By Jerika Bradford
Wait a hot minute – does that hummingbird look a little off? It’s not your eyesight, it’s actually a moth.
The hummingbird has always been touted as a key player in the pollination world. This lookalike is not only overlooked as a pollinator, but most of the time the hummingbird takes the credit.
Unlike most moths, the hummingbird moth is very active during the day. They can be seen flying and feeding around open woodlands and shrubby areas, gardens and meadows. If you’re lucky you might see one from May until July since they are found right across Canada – even in the Northwest Territories!
The hummingbird moth’s colouring is pretty similar to a hummingbird’s. It’s yellowish-green all over with red-brown spots on its abdomen, dark green lines on its back and a horn on its tail. You can spot these little guys hovering over flowers and collecting nectar from open blooms. This happens to be how they help pollinate your garden, too – the pollen gets caught on their upper body and when they go from flower to flower, they pollinate!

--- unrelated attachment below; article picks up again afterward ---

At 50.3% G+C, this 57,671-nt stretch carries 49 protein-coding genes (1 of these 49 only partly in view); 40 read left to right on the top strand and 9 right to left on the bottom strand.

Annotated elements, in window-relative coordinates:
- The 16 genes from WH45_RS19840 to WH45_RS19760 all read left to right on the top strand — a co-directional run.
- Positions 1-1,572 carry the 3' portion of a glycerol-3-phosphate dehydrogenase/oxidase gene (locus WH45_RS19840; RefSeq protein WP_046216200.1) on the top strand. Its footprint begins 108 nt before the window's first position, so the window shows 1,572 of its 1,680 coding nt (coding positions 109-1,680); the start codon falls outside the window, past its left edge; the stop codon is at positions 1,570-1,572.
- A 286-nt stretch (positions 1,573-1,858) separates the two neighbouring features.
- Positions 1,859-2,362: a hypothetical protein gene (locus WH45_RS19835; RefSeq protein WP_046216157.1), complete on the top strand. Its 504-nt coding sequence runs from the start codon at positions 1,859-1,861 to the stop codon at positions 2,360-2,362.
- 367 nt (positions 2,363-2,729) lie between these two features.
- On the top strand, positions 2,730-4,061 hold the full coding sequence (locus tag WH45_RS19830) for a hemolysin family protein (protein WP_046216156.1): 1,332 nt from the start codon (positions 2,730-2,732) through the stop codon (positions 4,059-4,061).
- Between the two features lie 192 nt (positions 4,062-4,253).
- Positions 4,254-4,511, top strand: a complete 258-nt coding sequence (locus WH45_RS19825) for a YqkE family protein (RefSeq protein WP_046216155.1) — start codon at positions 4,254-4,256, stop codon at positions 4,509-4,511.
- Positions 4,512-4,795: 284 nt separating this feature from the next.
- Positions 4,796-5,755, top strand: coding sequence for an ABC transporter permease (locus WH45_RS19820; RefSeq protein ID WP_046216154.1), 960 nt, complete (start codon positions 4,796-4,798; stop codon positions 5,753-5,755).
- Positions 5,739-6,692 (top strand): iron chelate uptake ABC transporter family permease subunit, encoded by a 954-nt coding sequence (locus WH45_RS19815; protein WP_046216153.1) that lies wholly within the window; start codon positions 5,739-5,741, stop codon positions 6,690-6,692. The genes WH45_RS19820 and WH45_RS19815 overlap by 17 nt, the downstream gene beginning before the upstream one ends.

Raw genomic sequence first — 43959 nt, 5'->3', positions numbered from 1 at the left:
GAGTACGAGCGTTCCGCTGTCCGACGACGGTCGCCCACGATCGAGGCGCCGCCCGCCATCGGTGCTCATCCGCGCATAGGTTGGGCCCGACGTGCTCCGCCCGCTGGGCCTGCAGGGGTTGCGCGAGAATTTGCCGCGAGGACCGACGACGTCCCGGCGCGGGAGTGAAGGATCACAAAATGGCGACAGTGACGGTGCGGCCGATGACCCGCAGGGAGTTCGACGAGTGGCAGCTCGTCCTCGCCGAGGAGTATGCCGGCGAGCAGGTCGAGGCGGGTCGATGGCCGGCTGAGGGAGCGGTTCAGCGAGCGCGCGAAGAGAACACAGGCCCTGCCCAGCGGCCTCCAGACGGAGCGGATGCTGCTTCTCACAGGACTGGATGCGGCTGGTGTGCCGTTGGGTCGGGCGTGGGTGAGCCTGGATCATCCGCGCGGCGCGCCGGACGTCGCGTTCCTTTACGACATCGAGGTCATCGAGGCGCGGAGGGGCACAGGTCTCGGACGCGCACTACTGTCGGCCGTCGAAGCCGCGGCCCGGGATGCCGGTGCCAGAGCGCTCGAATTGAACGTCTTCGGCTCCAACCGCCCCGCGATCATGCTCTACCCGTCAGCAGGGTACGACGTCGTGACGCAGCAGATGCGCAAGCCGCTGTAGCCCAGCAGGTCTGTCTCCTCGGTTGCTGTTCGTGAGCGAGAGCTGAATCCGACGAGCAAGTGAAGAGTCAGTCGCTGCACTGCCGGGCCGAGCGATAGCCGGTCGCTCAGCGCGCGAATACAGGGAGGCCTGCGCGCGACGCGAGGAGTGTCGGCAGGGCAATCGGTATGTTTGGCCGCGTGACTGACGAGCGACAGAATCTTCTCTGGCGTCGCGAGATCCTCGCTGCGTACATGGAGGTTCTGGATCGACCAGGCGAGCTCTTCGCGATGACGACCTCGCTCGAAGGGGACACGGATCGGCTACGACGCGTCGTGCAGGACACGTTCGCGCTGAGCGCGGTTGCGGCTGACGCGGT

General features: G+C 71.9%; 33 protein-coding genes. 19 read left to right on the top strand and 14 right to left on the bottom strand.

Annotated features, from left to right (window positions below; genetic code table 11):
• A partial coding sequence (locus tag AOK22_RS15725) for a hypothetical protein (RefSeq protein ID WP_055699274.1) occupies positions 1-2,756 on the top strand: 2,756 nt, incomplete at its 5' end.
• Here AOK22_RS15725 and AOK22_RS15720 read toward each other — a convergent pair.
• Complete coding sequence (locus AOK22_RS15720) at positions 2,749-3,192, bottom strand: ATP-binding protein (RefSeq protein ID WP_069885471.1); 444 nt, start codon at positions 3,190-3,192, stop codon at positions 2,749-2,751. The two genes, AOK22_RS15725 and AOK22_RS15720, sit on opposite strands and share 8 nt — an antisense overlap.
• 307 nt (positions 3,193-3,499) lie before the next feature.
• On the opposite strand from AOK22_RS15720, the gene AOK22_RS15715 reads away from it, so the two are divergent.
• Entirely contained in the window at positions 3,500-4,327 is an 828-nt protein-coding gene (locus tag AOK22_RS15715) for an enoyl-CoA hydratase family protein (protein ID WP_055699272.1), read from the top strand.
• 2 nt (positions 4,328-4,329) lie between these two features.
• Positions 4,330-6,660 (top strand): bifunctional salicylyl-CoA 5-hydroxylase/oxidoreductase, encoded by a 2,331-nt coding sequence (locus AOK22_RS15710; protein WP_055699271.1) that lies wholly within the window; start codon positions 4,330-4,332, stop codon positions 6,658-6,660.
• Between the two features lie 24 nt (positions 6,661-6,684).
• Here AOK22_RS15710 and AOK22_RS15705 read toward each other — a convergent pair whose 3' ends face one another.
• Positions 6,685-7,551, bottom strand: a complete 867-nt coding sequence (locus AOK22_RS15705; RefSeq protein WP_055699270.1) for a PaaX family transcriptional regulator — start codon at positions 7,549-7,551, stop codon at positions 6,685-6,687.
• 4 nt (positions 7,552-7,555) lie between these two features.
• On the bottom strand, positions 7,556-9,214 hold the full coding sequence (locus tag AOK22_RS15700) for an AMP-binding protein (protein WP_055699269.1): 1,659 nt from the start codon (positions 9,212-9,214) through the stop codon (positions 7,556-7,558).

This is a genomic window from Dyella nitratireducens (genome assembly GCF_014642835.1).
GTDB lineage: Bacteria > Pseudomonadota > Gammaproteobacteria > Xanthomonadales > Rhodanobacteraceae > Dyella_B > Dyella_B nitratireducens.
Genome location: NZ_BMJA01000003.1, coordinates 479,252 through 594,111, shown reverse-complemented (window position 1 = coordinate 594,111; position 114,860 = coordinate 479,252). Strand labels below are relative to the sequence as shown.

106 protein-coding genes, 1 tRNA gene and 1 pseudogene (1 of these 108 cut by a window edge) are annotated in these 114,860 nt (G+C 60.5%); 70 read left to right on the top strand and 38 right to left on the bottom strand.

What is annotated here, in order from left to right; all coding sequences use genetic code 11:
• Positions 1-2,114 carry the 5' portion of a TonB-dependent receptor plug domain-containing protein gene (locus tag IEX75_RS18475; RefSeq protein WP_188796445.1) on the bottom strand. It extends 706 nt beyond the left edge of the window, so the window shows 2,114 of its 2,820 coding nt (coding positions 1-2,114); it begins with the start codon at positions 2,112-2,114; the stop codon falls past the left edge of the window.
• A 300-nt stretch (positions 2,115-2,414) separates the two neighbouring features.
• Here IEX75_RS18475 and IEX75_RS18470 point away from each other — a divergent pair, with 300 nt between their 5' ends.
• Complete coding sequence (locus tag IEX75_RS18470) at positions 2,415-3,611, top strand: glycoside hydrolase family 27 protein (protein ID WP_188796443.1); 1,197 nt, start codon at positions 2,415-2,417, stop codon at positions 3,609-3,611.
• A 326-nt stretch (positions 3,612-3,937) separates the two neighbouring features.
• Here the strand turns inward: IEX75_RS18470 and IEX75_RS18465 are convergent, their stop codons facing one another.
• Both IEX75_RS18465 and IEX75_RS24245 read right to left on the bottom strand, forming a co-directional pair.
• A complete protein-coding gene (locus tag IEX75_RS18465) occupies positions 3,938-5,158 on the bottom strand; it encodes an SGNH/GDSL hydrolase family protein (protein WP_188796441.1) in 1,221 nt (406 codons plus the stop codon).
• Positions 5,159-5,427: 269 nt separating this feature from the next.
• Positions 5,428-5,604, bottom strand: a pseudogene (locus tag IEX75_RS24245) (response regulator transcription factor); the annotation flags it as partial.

So which plants and flowers should you plant in your garden this spring to keep the hummingbird moth around? Plant beebalm and bergamot, red clover, lilac, phlox, snowberry, hawthorns, cranberry, blueberry, vetch and thistles. The young larvae love to feast on the leaves of honeysuckle, snowberry, hawthorns, cherry and plums, so don’t forget to make room for some of those in your backyard!
Most importantly, grow a variety of plants and flowers that benefit pollinators like the hummingbird moth, and also bees and butterflies too. And as always, stay away from chemical pesticides; they do more harm than good in your garden. Just think of how amazing it will be this summer to sit back and relish the sight of hummingbird moths flitting around that gorgeous garden of yours!